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Ecoregion Description


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Species Richness


# of Endemic Species


Threats

513: Mount Nimba

Major Habitat Type:

montane freshwaters

Author:

Michele Thieme, WWF-US, Conservation Science Program, Washington, DC, USA

Reviewers:

Christian Lévêque, Centre National de la Recherche Scientifique (CNRS), Paris, France

Countries:

Guinea; Ivory Coast

Boundaries:

Mount Nimba forms part of the southern extent of the “Guinean Backbone” that stretches from northern Guinea to northern Côte d’Ivoire and rises 1,000 m above the surrounding lowland plains. This mountainous region is located at the intersection of Guinea, Ivory Coast and Liberia.

Main rivers or other water bodies:

The Cavally and Ya rivers, as well as tributaries of the Sassandra and Cess Rivers, originate on Mount Nimba.

Topography:

Mount Nimba is part of an ancient mountain range, the Guinean range, which was upthrust between the end of the Jurassic and the end of the Eocene (Lévêque 1997). Since then, erosion has worn away the softer schists and granito-gneiss, exposing the underlying ore-containing quartzite (Lamotte 1983). This large ridge is about 40 km long and 8-12 km wide. Steep cliffs and quartzite peaks are prominent features of the landscape, along with deep valleys, high plateaus, rounded hilltops, and granite blocks. The highest peak in the ecoregion is Mont Richard Molard at 1,752 m (WWF and IUCN 1994).

Climate:

Rainfall varies markedly with elevation and season. About 3,000 mm of rain falls at the highest altitudes, but much less, between 700-1,200 mm, falls at the edges of the ridge (WWF and IUCN 1994). The vast majority of rainfall occurs between May and October.

Freshwater habitats:

Rivers descending the steep slopes of Mount Nimba run swiftly, often experiencing torrential floods during the rainy season. Rheophytes, plants that can live in running water, dominate the riparian vegetation (Hughes & Hughes 1992). 

Terrestrial Habitats:

Vegetation of the Mount Nimba ecoregion changes with elevation. Grasslands cover the summits, dominated by Loudetia kagerensis and Protea occidentalis on the slopes. The plum tree (Parinari excelsa) dominates mid-altitude (above 1,000 m) forests. A cloud or “mist” hangs over the mountain for months at a time at elevations over 850 m, promoting a lush growth of epiphytes in these forests (WWF and IUCN 1994). The forests give way to plains savanna that covers the piedmont below altitudes of about 500 m      (Lamotte 1983).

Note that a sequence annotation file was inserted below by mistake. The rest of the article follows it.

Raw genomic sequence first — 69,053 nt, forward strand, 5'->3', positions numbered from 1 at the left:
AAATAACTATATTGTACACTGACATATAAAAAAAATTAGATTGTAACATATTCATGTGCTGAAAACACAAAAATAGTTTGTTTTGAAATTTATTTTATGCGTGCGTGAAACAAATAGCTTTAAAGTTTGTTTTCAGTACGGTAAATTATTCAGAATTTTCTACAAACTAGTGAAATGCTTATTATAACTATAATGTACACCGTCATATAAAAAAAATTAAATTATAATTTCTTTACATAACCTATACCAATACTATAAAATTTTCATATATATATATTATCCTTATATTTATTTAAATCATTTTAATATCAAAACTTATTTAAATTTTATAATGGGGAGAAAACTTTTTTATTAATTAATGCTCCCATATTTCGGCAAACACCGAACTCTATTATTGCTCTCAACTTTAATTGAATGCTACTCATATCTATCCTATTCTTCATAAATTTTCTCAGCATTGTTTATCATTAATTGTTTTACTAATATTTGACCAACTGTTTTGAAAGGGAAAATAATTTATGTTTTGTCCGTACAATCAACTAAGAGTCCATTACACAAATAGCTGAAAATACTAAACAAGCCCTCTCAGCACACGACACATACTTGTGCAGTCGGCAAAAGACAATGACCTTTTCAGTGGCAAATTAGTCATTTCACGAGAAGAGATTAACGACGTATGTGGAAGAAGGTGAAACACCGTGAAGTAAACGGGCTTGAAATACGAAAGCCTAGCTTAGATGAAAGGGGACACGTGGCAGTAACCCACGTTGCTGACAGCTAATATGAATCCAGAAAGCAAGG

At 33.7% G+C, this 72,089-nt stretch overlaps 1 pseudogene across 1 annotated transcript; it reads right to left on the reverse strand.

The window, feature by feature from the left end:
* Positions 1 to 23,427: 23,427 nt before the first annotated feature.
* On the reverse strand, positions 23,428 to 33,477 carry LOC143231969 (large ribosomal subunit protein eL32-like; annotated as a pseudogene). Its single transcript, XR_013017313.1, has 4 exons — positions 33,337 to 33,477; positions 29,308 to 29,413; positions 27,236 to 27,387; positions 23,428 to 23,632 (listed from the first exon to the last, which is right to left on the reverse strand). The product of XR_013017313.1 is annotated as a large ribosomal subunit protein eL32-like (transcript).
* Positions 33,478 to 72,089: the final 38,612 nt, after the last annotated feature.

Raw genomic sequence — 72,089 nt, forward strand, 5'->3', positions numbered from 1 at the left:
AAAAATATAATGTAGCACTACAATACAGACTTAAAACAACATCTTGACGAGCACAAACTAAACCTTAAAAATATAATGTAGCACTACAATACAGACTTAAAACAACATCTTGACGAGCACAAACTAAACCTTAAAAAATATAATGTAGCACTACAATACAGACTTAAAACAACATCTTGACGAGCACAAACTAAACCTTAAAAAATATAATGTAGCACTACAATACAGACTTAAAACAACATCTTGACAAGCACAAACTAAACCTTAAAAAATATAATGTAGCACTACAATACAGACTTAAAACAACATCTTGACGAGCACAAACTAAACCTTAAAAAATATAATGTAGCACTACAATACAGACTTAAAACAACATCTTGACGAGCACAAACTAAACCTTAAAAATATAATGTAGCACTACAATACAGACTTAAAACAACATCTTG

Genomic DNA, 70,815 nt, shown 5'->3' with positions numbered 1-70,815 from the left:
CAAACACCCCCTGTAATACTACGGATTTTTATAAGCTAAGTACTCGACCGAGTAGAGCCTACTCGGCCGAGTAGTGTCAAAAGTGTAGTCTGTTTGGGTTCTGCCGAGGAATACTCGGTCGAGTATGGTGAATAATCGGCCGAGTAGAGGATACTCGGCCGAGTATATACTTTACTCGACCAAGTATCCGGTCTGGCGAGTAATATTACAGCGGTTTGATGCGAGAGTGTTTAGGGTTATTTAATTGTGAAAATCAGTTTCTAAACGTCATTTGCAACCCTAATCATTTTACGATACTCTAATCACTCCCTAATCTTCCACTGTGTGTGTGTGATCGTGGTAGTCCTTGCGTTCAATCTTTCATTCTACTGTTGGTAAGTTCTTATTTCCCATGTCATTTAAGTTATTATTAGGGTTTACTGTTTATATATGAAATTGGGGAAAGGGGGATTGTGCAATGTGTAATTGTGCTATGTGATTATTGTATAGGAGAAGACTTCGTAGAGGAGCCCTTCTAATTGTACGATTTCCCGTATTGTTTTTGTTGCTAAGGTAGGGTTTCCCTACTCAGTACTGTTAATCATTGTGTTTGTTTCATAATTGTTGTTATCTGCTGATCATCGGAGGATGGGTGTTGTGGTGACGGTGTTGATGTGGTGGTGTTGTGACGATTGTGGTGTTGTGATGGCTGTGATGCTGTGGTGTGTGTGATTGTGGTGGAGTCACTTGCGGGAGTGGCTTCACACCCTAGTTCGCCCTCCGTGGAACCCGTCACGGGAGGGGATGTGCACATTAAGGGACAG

Fish Fauna:

Moderate richness and high endemism of aquatic species, particularly among fish and amphibians; characterize the highland Mount Nimba ecoregion. 

Other noteworthy aquatic biotic elements:

The endemic aquatic fauna of Mount Nimba includes frogs, fish, a freshwater crab, and the endangered Mount Nimba otter shrew (Micropotamogale lamottei). Of the frogs, the endemic Nectophrynoides occidentalis, which occurs in montane grasslands, and N. liberiensis, also found on Mount Nimba, are totally viviparous. Species richness is high among aquatic invertebrates. For example, 81 species of dragonflies (Odonata) have been identified from the Nimba region (Legrand 1985). The Cape clawless otter (Aonyx capensis) also lives in the mountain streams.

Justification for delineation:

This ecoregion is defined by the high elevation Mount Nimba and distinguished by an endemic aquatic fauna. The Guinean Highlands, of which Mount Nimba forms a part, separate the coastal rivers and streams to the west from the northwards-flowing Niger River to the east. The highlands have effectively formed a barrier to movement of aquatic species between these systems (Hugueny 1989). The fish fauna of the highlands has affinities with the Upper Guinea bioregion (Daget 1963). Within the highlands, Mount Nimba’s relative high elevation, the presence of rapids and waterfalls that has led to isolation, and the stability of the aquatic environment over time have promoted speciation.

Level of taxonomic exploration:

Poor. Although a biological research station exists on Mount Nimba, only a few studies have been completed on aquatic species.

References/sources:

Daget, J. (1963). "La réserve intégrale du Mont Nimba. Poissons. (2ème note)" Mém. IFAN 66 573-600.

Hughes, R. H.,Hughes, J. S. (1992). "A directory of African wetlands" Gland, Switzerland, Nairobi, Kenya, and Cambridge, UK: IUCN, UNEP, and WCMC.

Hugueny, B. (1989). "West African rivers as biogeographic islands: Species richness of fish communities" Oecologia 79 236-243.

IUCN, W. W. F. and (1994). "Centres of plant diversity: A guide and strategy for their conservation. 3 Volumes" Cambridge, UK: IUCN Publications Unit.

Lamotte, M. (1983). "The undermining of Mt. Nimba" Ambio 12(3-4) 174-179.

Legrand, J. (1985). "Additions to the Odonata fauna from Mount Nimba [Ivory Coast]" Revue Francaise d'Entomologie (Nouvelle Serie) 7(1) 37-38.

Lévêque, C. (1997) Biodiversity dynamics and conservation: The freshwater fish of tropical Africa. Cambridge, UK: Cambridge University Press.

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